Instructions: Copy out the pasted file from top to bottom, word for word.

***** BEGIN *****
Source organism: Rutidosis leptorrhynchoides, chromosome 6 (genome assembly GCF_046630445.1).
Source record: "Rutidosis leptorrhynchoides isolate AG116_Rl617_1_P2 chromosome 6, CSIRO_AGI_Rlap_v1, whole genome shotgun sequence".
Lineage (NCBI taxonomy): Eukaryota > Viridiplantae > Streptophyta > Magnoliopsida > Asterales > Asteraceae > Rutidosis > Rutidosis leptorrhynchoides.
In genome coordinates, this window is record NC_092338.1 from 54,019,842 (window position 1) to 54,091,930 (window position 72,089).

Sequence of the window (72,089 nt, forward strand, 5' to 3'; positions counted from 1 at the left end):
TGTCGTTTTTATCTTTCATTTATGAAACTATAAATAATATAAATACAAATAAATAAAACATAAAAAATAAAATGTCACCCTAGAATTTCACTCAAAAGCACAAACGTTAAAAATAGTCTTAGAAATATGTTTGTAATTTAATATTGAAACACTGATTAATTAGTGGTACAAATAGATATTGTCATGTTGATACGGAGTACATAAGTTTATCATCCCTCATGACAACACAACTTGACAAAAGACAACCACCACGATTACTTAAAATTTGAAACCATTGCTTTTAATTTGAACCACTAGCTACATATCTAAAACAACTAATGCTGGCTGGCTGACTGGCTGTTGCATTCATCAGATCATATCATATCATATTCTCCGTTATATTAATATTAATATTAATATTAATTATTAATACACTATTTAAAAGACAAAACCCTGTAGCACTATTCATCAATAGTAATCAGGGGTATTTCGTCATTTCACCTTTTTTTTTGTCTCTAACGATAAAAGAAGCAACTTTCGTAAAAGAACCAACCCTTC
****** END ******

Source organism: Rutidosis leptorrhynchoides, chromosome 6 (genome assembly GCF_046630445.1).
Source record: "Rutidosis leptorrhynchoides isolate AG116_Rl617_1_P2 chromosome 6, CSIRO_AGI_Rlap_v1, whole genome shotgun sequence".
Lineage (NCBI taxonomy): Eukaryota > Viridiplantae > Streptophyta > Magnoliopsida > Asterales > Asteraceae > Rutidosis > Rutidosis leptorrhynchoides.
In genome coordinates, this window is record NC_092338.1 from 54,019,842 (window position 1) to 54,091,930 (window position 72,089).

Sequence of the window (72,089 nt, forward strand, 5' to 3'; positions counted from 1 at the left end):
TGTCGTTTTTATCTTTCATTTATGAAACTATAAATAATATAAATACAAATAAATAAAACATAAAAAATAAAATGTCACCCTAGAATTTCACTCAAAAGCACAAACGTTAAAAATAGTCTTAGAAATATGTTTGTAATTTAATATTGAAACACTGATTAATTAGTGGTACAAATAGATATTGTCATGTTGATACGGAGTACATAAGTTTATCATCCCTCATGACAACACAACTTGACAAAAGACAACCACCACGATTACTTAAAATTTGAAACCATTGCTTTTAATTTGAACCACTAGCTACATATCTAAAACAACTAATGCTGGCTGGCTGACTGGCTGTTGCATTCATCAGATCATATCATATCATATTCTCCGTTATATTAATATTAATATTAATATTAATTATTAATACACTATTTAAAAGACAAAACCCTGTAGCACTATTCATCAATAGTAATCAGGGGTATTTCGTCATTTCACCTTTTTTTTTGTCTCTAACGATAAAAGAAGCAACTTTCGTAAAAGAACCAACCCTTC